AT&T first offered unlimited data plans in 2007, promising unlimited data use. Although AT&T stopped selling the plan to new customers, it continued to allow current unlimited users to continue to renew their plan.
Unfortunately for AT&T’s customers, the company sneaked in a new term contract putting in place a “Maximum Bit Rate” policy. This meant that although their plans might still say unlimited data, customers were getting capped data speeds after they had used a certain amount of data in a billing period. For the rest of the billing period, their data would be capped to a rate so slow it would be virtually unusable.
The FCC charged AT&T in violation of the Open Internet Transparency Rule for misleading customers about the true speed of their unlimited data plans. Said FCC Chairman Tom WHeeler, “Consumers deserve to get what they pay for. Broadband providers must be upfront and transparent about the services they provide. The FCC will not stand idly by while consumers are deceived by misleading marketing materials and insufficient disclosure.”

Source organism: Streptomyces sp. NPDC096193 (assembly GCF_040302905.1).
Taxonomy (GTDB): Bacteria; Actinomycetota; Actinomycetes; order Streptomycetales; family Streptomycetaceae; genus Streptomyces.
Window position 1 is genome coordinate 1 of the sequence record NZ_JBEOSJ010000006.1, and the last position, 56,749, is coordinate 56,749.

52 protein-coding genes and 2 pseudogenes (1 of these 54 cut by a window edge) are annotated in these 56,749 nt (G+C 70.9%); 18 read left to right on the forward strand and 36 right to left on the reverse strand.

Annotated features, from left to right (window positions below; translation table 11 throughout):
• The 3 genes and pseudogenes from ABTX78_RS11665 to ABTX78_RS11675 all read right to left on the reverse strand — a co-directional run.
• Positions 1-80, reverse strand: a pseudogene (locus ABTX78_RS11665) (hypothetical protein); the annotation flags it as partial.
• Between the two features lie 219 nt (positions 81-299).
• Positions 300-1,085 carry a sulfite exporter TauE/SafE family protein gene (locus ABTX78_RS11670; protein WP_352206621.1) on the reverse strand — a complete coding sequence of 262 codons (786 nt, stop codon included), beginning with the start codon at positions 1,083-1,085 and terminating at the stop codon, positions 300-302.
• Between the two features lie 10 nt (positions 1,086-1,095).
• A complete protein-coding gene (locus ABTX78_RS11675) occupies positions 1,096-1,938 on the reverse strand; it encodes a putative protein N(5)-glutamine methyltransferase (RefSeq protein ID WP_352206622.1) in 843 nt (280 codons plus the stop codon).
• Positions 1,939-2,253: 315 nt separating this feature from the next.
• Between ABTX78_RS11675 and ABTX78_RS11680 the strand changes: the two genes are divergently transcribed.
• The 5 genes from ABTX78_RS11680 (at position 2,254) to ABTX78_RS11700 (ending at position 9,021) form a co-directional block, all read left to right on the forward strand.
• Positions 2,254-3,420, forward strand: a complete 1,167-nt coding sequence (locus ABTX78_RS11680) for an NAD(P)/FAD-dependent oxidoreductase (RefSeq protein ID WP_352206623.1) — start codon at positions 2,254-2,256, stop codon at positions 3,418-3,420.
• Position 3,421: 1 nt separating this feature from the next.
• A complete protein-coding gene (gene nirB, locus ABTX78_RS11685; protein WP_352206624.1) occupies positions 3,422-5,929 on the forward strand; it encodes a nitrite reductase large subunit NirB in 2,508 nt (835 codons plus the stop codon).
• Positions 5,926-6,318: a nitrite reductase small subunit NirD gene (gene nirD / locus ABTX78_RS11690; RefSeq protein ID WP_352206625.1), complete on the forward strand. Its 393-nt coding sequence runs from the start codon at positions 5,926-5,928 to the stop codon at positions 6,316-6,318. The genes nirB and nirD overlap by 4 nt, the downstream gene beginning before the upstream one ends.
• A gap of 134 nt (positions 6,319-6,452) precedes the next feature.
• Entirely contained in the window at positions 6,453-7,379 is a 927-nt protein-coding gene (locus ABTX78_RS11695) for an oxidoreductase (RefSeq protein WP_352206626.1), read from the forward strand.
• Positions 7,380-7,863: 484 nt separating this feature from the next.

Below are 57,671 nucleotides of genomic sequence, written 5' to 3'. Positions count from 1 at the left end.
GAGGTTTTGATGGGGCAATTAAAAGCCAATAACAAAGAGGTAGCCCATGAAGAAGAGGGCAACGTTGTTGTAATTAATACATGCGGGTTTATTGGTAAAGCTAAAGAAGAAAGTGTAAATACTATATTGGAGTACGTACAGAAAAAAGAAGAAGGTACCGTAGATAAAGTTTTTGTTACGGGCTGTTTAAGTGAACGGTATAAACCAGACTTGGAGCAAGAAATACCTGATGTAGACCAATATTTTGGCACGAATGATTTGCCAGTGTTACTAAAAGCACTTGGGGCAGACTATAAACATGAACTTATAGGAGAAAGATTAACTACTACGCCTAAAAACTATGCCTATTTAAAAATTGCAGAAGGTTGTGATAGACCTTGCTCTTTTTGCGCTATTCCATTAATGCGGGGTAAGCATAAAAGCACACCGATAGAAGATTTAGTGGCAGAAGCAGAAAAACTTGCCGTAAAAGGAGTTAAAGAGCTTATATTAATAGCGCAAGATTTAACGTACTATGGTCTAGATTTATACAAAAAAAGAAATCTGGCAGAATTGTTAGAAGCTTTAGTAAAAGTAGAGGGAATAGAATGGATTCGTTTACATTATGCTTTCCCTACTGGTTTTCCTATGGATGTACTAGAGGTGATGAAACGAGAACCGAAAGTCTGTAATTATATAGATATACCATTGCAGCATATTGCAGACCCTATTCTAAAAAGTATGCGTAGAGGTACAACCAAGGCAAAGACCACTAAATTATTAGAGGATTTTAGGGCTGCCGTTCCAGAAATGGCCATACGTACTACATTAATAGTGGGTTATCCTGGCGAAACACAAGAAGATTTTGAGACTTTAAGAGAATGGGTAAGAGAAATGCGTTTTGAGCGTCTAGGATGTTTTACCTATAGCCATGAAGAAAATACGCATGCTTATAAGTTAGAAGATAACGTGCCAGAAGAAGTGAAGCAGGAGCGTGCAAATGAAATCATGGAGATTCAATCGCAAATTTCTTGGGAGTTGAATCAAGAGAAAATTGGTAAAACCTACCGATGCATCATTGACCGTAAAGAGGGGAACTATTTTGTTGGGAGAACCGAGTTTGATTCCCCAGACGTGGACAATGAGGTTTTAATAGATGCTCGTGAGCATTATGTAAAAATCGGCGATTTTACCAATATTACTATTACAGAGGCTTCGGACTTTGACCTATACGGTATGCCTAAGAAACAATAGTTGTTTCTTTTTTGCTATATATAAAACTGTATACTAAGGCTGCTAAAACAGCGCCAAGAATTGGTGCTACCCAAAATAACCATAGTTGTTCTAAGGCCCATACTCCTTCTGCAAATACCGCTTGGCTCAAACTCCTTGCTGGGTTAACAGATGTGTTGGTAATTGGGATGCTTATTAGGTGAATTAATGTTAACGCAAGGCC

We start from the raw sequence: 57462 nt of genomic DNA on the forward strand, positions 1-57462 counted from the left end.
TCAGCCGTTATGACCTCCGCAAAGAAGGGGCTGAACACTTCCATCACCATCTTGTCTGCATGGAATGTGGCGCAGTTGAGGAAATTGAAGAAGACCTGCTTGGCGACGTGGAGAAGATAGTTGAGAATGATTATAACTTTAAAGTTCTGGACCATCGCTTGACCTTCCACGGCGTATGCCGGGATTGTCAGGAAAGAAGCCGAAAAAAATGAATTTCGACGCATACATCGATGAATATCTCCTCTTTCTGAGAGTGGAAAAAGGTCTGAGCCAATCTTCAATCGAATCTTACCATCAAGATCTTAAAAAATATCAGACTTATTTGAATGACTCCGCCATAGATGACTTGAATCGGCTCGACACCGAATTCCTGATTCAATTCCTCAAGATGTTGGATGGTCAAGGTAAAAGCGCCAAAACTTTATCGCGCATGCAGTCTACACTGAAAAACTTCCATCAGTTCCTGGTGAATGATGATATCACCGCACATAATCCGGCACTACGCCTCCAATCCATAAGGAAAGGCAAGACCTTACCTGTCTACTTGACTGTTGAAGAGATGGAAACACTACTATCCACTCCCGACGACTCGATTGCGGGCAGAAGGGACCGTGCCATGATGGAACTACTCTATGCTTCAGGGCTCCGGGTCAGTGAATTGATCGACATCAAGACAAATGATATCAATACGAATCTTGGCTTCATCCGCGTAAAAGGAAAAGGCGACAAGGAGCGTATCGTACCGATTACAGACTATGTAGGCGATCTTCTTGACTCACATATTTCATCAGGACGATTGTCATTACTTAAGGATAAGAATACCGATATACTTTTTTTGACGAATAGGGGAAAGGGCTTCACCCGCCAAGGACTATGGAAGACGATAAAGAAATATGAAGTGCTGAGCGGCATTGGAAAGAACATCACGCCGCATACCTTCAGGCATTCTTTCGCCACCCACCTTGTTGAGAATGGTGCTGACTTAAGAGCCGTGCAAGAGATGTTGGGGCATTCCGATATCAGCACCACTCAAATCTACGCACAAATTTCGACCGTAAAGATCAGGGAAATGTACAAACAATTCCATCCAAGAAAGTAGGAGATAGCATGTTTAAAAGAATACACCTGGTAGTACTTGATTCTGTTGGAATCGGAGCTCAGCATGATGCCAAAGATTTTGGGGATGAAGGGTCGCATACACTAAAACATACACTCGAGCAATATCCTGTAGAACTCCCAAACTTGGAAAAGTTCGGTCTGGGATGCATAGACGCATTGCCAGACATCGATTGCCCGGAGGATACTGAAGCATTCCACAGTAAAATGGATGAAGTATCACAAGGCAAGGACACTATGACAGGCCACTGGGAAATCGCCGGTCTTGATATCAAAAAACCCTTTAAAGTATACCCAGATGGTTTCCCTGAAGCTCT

AT&T is currently due to face a $100 million fine for misleading customers and not being transparent about capping data plans. This will be a big victory for the thousands of AT&T customers who have filed complaints since 2011 for being locked into contracts, faced with early termination fees and served an unlimited data plan with painfully slow speeds.